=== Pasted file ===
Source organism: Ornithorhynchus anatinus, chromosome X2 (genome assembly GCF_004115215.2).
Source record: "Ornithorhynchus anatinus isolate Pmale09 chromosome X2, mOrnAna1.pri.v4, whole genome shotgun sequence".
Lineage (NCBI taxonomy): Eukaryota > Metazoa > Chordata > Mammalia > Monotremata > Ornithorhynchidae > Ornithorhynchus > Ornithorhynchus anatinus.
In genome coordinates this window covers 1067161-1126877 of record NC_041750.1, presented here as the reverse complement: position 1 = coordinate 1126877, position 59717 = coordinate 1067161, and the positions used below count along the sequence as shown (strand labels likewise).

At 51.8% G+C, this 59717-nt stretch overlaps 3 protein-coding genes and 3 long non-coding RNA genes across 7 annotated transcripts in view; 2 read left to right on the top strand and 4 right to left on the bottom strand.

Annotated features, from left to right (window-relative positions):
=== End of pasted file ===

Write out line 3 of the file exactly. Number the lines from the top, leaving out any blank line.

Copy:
Lineage (NCBI taxonomy): Eukaryota > Metazoa > Chordata > Mammalia > Monotremata > Ornithorhynchidae > Ornithorhynchus > Ornithorhynchus anatinus.